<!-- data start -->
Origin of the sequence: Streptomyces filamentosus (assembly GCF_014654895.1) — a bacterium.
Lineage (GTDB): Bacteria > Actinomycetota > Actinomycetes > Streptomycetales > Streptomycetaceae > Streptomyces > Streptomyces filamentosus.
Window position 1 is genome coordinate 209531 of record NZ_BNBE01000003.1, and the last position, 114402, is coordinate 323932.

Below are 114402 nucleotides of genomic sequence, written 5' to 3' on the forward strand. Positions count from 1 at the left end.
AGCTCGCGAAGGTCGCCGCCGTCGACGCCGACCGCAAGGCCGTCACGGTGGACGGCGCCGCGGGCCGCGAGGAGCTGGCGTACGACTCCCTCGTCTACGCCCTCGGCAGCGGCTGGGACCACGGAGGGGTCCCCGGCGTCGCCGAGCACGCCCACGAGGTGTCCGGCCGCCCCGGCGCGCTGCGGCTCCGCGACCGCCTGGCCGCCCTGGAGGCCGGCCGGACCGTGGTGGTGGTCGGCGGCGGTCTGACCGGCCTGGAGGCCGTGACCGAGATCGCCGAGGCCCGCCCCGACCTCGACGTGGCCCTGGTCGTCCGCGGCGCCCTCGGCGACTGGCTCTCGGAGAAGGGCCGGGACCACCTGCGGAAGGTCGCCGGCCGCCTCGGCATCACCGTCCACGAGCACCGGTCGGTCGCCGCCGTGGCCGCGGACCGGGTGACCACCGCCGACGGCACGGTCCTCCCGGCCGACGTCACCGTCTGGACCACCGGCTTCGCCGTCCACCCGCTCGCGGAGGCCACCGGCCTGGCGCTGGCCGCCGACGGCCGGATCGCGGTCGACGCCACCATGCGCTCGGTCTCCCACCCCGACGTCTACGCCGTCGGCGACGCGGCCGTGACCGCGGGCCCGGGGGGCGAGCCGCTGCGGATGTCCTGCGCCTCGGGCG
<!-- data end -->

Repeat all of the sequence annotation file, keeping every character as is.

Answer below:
Origin of the sequence: Streptomyces filamentosus (assembly GCF_014654895.1) — a bacterium.
Lineage (GTDB): Bacteria > Actinomycetota > Actinomycetes > Streptomycetales > Streptomycetaceae > Streptomyces > Streptomyces filamentosus.
Window position 1 is genome coordinate 209531 of record NZ_BNBE01000003.1, and the last position, 114402, is coordinate 323932.

Below are 114402 nucleotides of genomic sequence, written 5' to 3' on the forward strand. Positions count from 1 at the left end.
AGCTCGCGAAGGTCGCCGCCGTCGACGCCGACCGCAAGGCCGTCACGGTGGACGGCGCCGCGGGCCGCGAGGAGCTGGCGTACGACTCCCTCGTCTACGCCCTCGGCAGCGGCTGGGACCACGGAGGGGTCCCCGGCGTCGCCGAGCACGCCCACGAGGTGTCCGGCCGCCCCGGCGCGCTGCGGCTCCGCGACCGCCTGGCCGCCCTGGAGGCCGGCCGGACCGTGGTGGTGGTCGGCGGCGGTCTGACCGGCCTGGAGGCCGTGACCGAGATCGCCGAGGCCCGCCCCGACCTCGACGTGGCCCTGGTCGTCCGCGGCGCCCTCGGCGACTGGCTCTCGGAGAAGGGCCGGGACCACCTGCGGAAGGTCGCCGGCCGCCTCGGCATCACCGTCCACGAGCACCGGTCGGTCGCCGCCGTGGCCGCGGACCGGGTGACCACCGCCGACGGCACGGTCCTCCCGGCCGACGTCACCGTCTGGACCACCGGCTTCGCCGTCCACCCGCTCGCGGAGGCCACCGGCCTGGCGCTGGCCGCCGACGGCCGGATCGCGGTCGACGCCACCATGCGCTCGGTCTCCCACCCCGACGTCTACGCCGTCGGCGACGCGGCCGTGACCGCGGGCCCGGGGGGCGAGCCGCTGCGGATGTCCTGCGCCTCGGGCG